Give Yourself Some Credit - 5 Tips to Know Before Applying for a Credit Card
If you’re like me, you love going on adventures! However, most of the time, those things aren’t 100% free. Even small expenses like parking fees and coffee can add up after a while.
And think about things like going to grad school - a Harvard MBA rings up at a whopping 144k and Columbia Law at a jaw-dropping 219k. Unless you’re a RobinHood stock trading savant or have a hefty trust-fund at your disposal, you can’t afford those on your own.
This is where our friends the credit card companies enter. I opened a credit card last August to show those who held my professional future in their hands that I could be trusted to pay back loans when the time comes.
I didn’t exactly achieve that goal when I was looking at a maxed out credit card two months later. I didn’t realize your score was impacted by so many variables- frequency with which you use the card, percentage of limit used, how many cards are open, your late payments - the list goes on.
To make sure you don’t make the same mistakes I did, I’ve compiled a few things you need to know before you get start applying for credit cards:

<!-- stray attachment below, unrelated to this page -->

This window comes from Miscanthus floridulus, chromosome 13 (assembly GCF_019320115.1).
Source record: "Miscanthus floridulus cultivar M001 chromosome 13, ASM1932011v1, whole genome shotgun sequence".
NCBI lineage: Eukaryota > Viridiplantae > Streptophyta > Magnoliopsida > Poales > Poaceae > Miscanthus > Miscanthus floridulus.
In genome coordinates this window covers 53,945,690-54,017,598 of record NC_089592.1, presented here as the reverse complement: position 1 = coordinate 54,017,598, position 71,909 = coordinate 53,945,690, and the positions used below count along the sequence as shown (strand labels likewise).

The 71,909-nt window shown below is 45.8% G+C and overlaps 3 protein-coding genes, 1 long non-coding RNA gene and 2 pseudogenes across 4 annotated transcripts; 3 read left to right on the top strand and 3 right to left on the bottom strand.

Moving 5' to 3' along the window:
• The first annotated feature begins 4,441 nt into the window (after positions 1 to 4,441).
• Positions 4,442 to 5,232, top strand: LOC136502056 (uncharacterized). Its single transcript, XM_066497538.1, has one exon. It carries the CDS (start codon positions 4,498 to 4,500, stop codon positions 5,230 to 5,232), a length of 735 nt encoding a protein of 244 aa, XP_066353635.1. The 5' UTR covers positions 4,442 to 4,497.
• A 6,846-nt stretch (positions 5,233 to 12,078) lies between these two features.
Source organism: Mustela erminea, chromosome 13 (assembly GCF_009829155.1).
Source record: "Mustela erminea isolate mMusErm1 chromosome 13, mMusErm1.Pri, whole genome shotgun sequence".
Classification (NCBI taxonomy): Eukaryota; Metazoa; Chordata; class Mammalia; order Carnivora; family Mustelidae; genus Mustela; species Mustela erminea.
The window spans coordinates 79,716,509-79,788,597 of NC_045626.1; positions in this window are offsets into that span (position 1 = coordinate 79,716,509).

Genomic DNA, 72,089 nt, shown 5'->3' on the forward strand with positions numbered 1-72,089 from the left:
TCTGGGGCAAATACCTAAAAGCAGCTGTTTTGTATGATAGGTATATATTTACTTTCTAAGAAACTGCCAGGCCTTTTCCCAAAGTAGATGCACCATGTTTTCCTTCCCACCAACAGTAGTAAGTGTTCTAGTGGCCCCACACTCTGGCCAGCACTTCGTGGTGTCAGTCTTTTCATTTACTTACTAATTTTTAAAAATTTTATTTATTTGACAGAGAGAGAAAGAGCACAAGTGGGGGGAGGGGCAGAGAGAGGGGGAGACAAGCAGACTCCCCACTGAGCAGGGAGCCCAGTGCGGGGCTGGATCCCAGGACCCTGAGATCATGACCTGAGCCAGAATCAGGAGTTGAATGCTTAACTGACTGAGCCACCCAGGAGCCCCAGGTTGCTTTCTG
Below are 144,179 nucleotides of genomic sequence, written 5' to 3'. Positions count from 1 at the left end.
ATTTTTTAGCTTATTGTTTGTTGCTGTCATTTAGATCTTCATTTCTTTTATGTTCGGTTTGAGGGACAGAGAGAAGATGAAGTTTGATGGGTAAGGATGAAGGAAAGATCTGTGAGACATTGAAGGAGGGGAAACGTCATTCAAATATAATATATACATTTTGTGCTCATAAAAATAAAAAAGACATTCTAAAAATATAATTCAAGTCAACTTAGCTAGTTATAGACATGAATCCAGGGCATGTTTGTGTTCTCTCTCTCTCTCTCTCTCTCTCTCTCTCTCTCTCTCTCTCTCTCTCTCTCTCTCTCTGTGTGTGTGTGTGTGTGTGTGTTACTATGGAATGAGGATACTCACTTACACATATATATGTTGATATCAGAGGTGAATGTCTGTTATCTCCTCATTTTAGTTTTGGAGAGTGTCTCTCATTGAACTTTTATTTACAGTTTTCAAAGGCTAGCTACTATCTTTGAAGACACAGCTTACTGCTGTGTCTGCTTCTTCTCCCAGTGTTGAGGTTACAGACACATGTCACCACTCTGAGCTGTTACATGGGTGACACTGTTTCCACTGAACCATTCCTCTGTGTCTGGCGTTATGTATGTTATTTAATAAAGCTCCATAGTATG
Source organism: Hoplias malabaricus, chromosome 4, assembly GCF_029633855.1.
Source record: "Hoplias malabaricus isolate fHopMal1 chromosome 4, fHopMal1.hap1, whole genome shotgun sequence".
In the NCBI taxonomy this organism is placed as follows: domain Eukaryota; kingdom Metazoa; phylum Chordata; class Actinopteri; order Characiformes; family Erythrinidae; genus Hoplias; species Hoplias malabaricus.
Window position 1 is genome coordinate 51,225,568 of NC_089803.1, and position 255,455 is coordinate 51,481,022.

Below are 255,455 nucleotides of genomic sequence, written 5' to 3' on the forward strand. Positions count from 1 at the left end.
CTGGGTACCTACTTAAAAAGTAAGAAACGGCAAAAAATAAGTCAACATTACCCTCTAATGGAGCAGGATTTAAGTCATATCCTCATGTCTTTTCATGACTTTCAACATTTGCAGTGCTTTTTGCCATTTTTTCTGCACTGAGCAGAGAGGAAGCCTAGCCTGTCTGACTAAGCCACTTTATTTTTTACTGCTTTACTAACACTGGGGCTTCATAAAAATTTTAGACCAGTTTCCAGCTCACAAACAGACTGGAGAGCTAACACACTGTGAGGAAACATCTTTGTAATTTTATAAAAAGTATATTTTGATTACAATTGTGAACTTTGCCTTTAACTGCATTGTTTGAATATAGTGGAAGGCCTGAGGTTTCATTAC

1.Before opening any credit card, open a CreditKarma account.
It’s free and shows you if anyone has an account open in your name, the different card options at your disposal and your approval odds.
2.Know what you want in terms of rewards.
Do you drive a lot? You may want gas rewards. Do you travel a lot? You may want airline miles for your upcoming trek home for Thanksgiving. LendEdu has a super helpful resource that outlines rewards programs for some of the top cards.
3.Know your interest rate and monthly payment!
For example, my Discover Card has a 0% intro APR for 6 months, and then 15.24%-24.24% interest rate after the grace period. APR is adjusted based on credit score. My Capital One Venture Card however, is the same 0% intro for 12 months, the same interest rate range, but it’s limit is $2,000 instead of $500 and it builds airline miles!
4.Always try to pay your balance in full.
Seeing as though I haven’t had the Discover for 6 months, I didn’t have any interest at the time, but if I maxed out my card again, I would start to accrue interest. Sometimes it is not possible, but even paying more than the minimum can help.
5.Don’t apply for too many, too quickly.
Just because one card is used, does not mean you should open another and if you do, a hard inquiry by the credit card company will most likely bring your score down.
Destigmatizing the discussion around income is so important! Remember - your worth is not based on a number. Push yourself to achieve financial responsibility, but don’t feel the need to make yourself miserable by skimping out on everything! Pay your bills, buy the (small) coffee, skip the lunch and go see that movie. You can achieve balance without feeling restricted.